In his book, The God We Worship, Nicholas Wolterstorff defines worship as the “Godward acknowledgement of God’s unsurpassable greatness . . . whose attitudinal stance toward God is awed, reverential, and grateful adoration.”
According to Wolterstorff, worship is “Godward” in its orientation. In our everyday lives “we are oriented toward tasks, toward our neighbors, [and] toward the created world.” Though we seek to honor the name of the Lord in these various everyday orientations, in public worship, “we turn away from attending to the heavenly bodies and away from attending to the neighbor so as to attend directly to God.” “In assembling to worship God,” he says, “we turn around and orient ourselves toward God; we face God.”
The Godward orientation of worship, furthermore, brings with it a distinctive “attitudinal stance.” An attitudinal stance, in Wolterstorff’s understanding, is “a way of regarding” another person. Though it includes emotions, an attitudinal stance is more than a feeling. An attitudinal stance refers to the intellectual, volitional, emotional, and physical posture in which a person or, better, an assembly of persons attends to God in worship.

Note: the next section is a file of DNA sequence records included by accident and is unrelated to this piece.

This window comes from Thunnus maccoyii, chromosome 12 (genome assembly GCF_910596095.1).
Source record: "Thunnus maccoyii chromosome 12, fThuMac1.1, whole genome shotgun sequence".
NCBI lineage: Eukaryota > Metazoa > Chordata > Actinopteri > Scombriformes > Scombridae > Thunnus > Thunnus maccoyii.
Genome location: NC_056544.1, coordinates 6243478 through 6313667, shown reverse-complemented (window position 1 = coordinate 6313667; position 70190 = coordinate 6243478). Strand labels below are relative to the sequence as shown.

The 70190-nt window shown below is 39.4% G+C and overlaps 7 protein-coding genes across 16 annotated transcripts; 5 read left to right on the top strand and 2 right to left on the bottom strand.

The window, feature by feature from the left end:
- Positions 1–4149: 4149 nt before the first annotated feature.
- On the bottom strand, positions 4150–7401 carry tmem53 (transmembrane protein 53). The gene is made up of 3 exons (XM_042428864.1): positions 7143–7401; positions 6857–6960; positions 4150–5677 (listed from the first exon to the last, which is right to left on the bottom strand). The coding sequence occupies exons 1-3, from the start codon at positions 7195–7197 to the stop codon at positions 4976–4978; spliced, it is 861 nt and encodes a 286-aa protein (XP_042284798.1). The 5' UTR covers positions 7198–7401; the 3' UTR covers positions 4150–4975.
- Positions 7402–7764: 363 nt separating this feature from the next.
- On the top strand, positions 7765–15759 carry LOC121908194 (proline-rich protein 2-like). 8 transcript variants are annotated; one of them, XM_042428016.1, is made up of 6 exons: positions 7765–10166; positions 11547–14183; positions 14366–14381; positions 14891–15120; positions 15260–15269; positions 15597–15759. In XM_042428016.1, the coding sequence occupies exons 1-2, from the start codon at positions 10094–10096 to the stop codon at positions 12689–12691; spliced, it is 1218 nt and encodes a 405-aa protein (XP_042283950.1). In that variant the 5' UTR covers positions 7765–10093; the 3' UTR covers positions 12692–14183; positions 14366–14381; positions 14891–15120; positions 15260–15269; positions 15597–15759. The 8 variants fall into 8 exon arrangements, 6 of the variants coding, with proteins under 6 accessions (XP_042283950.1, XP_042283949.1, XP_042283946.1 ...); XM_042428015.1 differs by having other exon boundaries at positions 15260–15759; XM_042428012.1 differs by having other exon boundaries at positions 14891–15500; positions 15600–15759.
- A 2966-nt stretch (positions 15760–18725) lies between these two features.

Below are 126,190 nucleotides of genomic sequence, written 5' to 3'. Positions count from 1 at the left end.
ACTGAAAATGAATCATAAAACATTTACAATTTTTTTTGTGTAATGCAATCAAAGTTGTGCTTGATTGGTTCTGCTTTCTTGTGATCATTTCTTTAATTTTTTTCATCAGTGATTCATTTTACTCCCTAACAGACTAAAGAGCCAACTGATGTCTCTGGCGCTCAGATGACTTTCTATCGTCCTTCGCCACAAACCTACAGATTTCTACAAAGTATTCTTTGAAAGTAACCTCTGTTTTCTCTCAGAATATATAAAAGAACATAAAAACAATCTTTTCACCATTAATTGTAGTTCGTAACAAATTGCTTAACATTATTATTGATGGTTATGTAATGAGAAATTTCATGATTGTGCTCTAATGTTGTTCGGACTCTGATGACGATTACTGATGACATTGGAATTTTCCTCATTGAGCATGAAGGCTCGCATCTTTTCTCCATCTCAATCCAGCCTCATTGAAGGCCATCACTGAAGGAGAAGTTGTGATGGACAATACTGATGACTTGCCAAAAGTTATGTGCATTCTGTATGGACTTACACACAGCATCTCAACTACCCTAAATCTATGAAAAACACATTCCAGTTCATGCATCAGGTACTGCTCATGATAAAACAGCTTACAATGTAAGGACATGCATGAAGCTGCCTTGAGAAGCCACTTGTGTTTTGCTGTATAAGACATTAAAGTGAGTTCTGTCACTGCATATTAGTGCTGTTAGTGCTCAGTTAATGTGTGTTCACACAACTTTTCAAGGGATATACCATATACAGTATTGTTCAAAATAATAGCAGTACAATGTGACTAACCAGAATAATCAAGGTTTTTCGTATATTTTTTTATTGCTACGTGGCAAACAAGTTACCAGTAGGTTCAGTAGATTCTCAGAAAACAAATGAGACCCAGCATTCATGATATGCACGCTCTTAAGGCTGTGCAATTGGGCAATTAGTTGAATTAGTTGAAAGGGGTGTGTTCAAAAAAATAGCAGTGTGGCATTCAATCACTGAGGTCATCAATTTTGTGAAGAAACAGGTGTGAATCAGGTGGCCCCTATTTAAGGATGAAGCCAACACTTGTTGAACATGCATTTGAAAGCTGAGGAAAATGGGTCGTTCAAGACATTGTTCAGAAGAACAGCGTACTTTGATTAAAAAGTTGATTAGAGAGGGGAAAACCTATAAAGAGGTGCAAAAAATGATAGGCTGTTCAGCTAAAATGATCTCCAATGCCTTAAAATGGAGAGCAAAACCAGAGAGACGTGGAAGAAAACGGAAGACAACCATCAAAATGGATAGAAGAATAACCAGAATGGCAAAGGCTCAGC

Wolterstorff argues that “awed, reverential, and grateful adoration” is the attitudinal stance appropriate to the Godward orientation of worship. God’s awesome presence awakens awe. God’s holy name inspires reverence. God’s grace and kindness elicit grateful adoration.
Whether intentional or not, Wolterstorff’s definition aptly summarizes the vision of worship set forth in Hebrews 12.28-29: “Therefore let us be grateful for receiving a kingdom that cannot be shaken, and thus let us offer to God acceptable worship, with reverence and awe, for our God is a consuming fire.” In verse 28, the author of Hebrews summons us to gratitude, for by God’s grace we have become heirs of an unshakable kingdom. Moreover, he calls us to worship God with reverence and awe.
In verse 29, the author provides the reason or warrant for worshiping God in this manner: “our God,” the God of the covenant, “is a consuming fire.” God’s identity as “a consuming fire” is the basis for worshiping God with reverence, awe, and gratitude. His nature dictates our response. Theology is the foundation of doxology.
In the several posts that follow, I plan to discuss what it means to describe our God as “a consuming fire” and to consider a few implications of this description for Christian worship.
This article first appeared on Reformation 21